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In the first chapter the narrator says that Lennie "walked heavily, dragging his feet a little, the way a bear drags his paws." In the next paragraph, Lennie drinks (from the green pool) "with long gulps, snorting into the water like a horse." A few pages later, George recalls the trouble they escaped from in Weed. "He took on the elaborate manner of little girls when they are mimicking one another." His verbal castigation of Lennie serves to inform the reader of exactly what happened in Weed. Most of the exposition in the novel is conveyed through dialogue because Steinbeck intended to adapt the book to a stage play to be produced in New York City.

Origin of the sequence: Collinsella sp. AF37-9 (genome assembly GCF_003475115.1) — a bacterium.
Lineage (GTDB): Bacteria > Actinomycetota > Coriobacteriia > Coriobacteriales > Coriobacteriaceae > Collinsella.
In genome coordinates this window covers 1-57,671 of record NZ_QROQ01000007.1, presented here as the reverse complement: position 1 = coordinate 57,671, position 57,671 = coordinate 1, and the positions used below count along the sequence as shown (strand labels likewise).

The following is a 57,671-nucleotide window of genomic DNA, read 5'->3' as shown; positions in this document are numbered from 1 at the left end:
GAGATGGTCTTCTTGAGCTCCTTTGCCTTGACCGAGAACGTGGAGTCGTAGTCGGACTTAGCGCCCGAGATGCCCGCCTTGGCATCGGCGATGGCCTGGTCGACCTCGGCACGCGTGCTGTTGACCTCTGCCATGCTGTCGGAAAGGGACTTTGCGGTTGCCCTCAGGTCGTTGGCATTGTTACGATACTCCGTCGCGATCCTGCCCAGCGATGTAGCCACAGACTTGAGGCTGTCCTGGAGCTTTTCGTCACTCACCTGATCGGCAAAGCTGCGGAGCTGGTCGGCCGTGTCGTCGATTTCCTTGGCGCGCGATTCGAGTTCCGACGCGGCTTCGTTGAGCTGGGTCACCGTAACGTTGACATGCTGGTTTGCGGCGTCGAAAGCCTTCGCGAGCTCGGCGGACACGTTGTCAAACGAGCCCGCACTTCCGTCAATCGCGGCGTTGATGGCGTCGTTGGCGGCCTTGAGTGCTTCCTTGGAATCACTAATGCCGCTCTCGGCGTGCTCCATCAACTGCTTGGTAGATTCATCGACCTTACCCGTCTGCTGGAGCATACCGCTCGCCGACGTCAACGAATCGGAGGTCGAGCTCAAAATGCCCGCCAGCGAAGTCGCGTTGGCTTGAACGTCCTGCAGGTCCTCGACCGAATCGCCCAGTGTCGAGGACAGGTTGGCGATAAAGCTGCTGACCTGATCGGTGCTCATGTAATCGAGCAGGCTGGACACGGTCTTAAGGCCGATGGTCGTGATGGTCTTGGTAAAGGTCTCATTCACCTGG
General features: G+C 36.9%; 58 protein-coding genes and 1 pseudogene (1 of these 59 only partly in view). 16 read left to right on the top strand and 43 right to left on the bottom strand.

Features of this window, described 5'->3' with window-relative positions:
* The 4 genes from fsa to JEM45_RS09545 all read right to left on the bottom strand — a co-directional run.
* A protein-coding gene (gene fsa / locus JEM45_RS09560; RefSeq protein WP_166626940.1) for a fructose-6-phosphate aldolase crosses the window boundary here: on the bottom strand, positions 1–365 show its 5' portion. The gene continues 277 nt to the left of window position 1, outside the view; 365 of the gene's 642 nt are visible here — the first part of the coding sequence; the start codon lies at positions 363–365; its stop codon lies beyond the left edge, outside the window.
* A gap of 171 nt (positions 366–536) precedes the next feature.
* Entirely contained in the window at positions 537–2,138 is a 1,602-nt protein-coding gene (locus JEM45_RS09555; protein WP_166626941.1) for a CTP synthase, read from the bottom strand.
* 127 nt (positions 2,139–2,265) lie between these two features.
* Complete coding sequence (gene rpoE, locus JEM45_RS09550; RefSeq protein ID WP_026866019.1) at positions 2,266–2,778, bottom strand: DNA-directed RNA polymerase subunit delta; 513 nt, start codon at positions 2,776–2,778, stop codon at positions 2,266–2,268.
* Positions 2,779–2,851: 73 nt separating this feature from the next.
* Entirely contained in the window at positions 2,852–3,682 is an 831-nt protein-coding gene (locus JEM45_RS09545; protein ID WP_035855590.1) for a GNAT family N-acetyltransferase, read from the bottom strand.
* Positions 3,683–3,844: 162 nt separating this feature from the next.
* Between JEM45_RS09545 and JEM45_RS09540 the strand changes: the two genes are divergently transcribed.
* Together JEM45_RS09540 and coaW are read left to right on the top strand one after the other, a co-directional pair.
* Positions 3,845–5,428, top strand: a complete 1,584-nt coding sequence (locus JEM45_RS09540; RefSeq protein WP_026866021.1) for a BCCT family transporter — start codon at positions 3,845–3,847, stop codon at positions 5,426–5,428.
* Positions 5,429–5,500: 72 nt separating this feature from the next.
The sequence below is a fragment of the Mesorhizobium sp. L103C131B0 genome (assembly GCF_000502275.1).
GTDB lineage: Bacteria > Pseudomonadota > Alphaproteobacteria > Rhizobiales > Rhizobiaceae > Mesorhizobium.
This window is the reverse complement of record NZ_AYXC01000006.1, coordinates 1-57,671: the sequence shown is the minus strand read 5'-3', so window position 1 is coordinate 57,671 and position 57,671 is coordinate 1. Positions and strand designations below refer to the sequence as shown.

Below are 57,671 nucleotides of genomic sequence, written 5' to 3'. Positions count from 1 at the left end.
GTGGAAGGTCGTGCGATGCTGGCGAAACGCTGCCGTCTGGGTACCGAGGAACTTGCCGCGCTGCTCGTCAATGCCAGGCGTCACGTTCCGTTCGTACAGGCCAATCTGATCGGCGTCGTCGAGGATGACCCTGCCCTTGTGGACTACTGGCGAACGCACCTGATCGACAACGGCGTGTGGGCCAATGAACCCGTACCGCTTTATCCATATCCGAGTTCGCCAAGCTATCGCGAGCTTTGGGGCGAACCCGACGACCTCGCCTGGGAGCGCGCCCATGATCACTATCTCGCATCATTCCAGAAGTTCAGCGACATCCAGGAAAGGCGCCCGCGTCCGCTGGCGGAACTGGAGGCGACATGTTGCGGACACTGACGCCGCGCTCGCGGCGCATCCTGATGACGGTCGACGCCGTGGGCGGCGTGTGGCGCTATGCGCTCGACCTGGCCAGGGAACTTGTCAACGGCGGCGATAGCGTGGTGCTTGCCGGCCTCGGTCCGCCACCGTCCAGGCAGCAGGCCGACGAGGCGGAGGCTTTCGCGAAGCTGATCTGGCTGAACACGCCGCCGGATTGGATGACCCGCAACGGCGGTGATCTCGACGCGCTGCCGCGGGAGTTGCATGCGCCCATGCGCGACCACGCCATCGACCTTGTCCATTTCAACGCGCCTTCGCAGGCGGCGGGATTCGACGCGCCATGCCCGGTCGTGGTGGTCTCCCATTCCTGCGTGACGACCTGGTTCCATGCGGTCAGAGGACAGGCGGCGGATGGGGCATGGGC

In the second chapter, Candy gives George a thumbnail description of Curley, who has just been in the bunkhouse behaving in his characteristic domineering and pugnacious manner.
"Well . . . tell you what. Curley's like a lot of little guys. He hates big guys. . . ."
All four of these examples contain similes, although only two of them contain the word "like."
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